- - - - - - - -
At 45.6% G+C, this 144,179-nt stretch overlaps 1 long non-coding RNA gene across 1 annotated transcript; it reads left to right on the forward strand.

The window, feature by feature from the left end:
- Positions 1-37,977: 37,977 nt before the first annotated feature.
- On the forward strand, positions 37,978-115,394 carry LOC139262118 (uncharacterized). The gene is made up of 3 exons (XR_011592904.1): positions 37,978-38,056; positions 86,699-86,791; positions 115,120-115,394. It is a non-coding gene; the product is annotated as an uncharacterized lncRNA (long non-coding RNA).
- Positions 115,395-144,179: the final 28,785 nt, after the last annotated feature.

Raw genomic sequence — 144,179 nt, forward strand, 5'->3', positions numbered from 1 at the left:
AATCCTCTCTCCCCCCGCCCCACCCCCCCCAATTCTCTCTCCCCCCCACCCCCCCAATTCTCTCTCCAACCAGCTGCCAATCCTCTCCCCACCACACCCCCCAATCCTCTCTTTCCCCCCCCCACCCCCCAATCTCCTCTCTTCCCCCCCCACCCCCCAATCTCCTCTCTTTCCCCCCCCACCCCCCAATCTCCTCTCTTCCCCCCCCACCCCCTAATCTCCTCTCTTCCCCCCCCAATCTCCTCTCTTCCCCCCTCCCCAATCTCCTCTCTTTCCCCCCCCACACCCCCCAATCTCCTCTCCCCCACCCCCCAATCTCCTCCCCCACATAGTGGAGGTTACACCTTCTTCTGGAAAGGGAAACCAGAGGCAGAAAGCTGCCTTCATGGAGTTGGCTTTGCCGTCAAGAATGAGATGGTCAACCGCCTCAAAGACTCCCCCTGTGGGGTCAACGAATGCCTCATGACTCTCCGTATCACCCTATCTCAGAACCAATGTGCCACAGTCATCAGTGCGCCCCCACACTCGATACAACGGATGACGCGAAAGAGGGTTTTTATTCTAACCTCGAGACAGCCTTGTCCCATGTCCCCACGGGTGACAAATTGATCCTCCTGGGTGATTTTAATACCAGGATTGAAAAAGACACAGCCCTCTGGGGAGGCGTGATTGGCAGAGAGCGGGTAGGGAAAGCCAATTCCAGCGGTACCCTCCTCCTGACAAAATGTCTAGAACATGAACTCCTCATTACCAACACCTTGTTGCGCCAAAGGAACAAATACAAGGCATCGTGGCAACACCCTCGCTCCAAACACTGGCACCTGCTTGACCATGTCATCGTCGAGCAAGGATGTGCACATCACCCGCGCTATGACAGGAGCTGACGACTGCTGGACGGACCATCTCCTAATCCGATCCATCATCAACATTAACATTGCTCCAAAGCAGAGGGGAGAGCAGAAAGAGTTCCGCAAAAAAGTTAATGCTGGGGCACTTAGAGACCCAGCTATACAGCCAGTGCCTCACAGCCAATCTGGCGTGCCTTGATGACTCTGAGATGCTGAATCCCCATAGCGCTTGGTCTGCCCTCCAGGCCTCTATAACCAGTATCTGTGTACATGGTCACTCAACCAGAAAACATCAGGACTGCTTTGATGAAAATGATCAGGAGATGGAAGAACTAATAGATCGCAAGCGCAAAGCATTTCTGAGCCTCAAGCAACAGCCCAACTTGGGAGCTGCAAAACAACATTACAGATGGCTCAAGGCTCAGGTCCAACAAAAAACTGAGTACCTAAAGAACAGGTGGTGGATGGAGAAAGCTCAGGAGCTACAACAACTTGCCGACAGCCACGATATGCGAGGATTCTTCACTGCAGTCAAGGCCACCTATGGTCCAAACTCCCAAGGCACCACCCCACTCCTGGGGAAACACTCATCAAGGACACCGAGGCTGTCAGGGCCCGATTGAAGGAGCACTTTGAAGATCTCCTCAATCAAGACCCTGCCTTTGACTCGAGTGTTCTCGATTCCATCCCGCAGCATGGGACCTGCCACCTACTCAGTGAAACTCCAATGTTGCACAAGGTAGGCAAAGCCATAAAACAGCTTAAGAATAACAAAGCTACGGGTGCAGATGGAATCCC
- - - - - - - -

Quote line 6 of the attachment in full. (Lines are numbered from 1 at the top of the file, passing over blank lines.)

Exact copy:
Raw genomic sequence — 144,179 nt, forward strand, 5'->3', positions numbered from 1 at the left: